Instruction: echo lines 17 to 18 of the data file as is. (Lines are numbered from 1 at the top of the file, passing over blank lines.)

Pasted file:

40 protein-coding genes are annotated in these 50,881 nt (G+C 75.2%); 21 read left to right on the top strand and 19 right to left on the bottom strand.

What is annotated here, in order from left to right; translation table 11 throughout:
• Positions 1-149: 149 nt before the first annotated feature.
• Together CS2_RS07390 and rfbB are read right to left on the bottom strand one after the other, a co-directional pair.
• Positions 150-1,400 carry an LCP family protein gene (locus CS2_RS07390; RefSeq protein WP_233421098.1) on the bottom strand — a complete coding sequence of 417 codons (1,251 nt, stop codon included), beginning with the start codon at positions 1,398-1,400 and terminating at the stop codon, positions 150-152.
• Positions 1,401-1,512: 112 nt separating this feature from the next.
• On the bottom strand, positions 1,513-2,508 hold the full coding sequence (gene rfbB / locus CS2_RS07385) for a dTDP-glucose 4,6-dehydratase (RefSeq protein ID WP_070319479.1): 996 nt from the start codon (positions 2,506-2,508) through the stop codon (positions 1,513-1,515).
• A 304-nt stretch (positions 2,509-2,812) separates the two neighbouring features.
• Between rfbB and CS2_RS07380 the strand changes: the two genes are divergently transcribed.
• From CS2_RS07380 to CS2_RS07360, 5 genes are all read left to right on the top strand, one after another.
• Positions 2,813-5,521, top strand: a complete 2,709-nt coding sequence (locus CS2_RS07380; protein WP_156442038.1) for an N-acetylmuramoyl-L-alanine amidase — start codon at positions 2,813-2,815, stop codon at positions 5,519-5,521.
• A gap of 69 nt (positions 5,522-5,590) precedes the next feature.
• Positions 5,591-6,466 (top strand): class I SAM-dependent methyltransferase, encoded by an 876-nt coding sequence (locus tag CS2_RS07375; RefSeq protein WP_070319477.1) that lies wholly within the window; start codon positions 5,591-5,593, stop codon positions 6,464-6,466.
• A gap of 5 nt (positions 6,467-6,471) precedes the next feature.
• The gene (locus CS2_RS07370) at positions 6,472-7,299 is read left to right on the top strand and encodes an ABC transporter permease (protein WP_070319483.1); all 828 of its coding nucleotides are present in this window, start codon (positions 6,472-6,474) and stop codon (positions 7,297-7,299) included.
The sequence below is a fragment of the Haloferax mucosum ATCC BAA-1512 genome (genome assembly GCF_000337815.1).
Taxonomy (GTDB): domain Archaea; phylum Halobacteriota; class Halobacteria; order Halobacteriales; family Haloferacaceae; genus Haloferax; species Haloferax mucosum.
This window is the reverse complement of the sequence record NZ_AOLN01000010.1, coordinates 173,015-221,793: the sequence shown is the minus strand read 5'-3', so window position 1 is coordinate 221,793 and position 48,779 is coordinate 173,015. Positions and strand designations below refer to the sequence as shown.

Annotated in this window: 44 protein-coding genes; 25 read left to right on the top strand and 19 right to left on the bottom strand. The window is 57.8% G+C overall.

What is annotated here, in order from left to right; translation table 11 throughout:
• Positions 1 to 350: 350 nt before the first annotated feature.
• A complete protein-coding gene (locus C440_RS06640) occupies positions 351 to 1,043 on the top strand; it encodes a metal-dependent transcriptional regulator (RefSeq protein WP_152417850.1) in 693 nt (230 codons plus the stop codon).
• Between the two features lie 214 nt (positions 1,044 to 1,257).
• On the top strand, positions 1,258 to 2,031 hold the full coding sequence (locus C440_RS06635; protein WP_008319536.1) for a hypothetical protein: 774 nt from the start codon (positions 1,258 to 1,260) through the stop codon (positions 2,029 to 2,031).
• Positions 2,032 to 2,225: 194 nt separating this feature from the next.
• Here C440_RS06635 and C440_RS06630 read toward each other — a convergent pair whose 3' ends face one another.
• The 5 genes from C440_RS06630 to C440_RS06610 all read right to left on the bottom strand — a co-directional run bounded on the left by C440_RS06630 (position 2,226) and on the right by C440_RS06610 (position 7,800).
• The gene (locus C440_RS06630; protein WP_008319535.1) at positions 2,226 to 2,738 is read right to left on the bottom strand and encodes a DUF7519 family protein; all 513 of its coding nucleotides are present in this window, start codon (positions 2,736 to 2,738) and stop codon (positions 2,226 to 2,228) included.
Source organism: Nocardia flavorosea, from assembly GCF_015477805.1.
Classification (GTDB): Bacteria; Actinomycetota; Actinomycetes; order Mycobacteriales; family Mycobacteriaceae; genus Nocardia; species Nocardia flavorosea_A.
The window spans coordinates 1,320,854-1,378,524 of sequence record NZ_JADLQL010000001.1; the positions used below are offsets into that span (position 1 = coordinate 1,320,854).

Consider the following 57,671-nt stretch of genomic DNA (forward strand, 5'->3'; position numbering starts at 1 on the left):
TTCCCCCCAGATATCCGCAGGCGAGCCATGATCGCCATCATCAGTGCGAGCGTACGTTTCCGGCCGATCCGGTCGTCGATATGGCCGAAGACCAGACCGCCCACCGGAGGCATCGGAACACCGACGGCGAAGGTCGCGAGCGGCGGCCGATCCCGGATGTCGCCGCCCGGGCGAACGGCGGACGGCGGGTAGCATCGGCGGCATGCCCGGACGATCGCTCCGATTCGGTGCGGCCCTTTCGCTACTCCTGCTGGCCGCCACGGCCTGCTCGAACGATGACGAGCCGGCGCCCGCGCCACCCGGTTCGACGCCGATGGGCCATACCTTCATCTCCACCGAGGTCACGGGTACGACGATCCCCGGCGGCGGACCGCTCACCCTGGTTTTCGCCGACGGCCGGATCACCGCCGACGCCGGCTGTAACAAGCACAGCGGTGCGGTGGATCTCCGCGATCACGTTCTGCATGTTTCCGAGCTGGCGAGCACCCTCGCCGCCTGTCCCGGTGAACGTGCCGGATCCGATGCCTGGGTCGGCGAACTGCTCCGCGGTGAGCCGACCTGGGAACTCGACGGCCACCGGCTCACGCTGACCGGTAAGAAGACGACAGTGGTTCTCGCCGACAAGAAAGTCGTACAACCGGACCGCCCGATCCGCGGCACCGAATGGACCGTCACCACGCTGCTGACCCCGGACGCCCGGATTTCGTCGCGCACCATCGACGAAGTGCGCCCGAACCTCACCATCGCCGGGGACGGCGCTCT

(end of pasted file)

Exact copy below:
Taxonomy (GTDB): domain Archaea; phylum Halobacteriota; class Halobacteria; order Halobacteriales; family Haloferacaceae; genus Haloferax; species Haloferax mucosum.
This window is the reverse complement of the sequence record NZ_AOLN01000010.1, coordinates 173,015-221,793: the sequence shown is the minus strand read 5'-3', so window position 1 is coordinate 221,793 and position 48,779 is coordinate 173,015. Positions and strand designations below refer to the sequence as shown.